I’m still pretty surprised I haven’t finished The Digital Divide yet! Normally I inhale books, but somehow my post-collegiate brain told me to don the hipster glasses and wax philosophical over some readings I found interesting. So hipster glasses away, and here is a critical observation/reading of a selection of three works by Douglas Rushkoff featured in the book: They Call Me Cyberboy(1996), The People’s Net(2001), and Social Currency(2003).
In several works by Douglas Rushkoff between 1996 and 2003, I have noticed an interesting perspective on the future of the internet and social currency.
In some of his observations, Rushkoff is dead-on. However in others, his predictions are blatantly inaccurate when compared against what is currently trending in society. Where he succeeds, is the idea if the internet being an integral source of networking and social relations. He cites the effect of viral videos, and how the internet paired with advanced technology to allow anyone the ability to produce and distribute video across the Web. We see this phenomenon in modern society in the uptick of “YouTube channels” and webisodes becoming common household names alongside mainstream cable TV.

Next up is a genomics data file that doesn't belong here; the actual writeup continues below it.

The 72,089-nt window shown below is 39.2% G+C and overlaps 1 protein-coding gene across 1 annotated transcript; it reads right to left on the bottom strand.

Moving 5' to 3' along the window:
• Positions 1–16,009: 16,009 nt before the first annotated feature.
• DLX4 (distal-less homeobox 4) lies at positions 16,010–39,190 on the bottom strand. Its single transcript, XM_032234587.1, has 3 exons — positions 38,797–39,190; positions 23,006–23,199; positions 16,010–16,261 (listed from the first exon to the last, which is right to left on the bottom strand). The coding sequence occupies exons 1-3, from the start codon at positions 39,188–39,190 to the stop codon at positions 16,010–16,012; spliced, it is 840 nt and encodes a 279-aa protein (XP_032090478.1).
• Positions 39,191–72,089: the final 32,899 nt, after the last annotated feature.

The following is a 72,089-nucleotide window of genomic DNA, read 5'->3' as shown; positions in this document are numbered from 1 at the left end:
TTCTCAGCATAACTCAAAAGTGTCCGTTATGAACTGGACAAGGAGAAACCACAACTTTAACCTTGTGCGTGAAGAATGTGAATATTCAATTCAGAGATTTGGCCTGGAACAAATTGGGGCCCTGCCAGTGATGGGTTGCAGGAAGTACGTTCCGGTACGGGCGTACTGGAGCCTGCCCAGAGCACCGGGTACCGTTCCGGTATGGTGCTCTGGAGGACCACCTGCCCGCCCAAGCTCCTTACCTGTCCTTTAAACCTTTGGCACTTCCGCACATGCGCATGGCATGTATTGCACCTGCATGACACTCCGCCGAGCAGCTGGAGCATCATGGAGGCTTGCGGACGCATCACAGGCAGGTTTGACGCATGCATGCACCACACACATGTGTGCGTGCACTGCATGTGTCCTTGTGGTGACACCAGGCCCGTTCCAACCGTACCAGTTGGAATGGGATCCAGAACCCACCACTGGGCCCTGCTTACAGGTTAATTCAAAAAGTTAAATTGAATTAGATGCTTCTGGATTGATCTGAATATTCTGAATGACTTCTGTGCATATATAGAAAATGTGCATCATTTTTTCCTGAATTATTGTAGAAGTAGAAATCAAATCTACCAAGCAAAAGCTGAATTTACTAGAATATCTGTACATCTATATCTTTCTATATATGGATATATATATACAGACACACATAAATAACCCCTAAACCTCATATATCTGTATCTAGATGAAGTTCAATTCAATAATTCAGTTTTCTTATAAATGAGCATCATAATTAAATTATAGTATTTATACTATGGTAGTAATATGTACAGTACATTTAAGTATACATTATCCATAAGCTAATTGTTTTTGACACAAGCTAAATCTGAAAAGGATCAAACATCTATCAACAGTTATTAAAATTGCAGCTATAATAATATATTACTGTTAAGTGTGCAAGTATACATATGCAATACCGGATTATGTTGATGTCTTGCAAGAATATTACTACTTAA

However where his predictions falter are about mobile interaction. He states in Social Currency, that “people won’t use their cell phones to buy content anymore than they used their internet connections to buy content–unless that content us something that gives them a reason to call someone else”. Online storefronts such add Nasty Gal and Gilt have witnessed remarkable success, and many cellphones have transitioned into “smartphones”, ushering in mobile storefronts of iTunes, Amazon mp3, and mobile apps storefront capabilities.
What Rushkoff has failed to take into account is the amalgamation of business and mobility that has transformed how society uses cellphones. With the integration of music, games, and web capability, more and more smartphone users utilize mobile storefronts to purchase music, games, tickets, and “daily deals” through the use of companies like Groupon and Living Social. Some companies have even enabled customers to pay bills and make in-person purchases with their smartphones. The glee found in They Call Me Cyberboy at the prospect of a “digital life” seems to have largely vanished in society with the missed success of games like Second Life. Instead, rumored innovations such as the rumored “Google glasses” may give Rushkoff nightmares as big “dot.coms” seem to surge back to the forefront.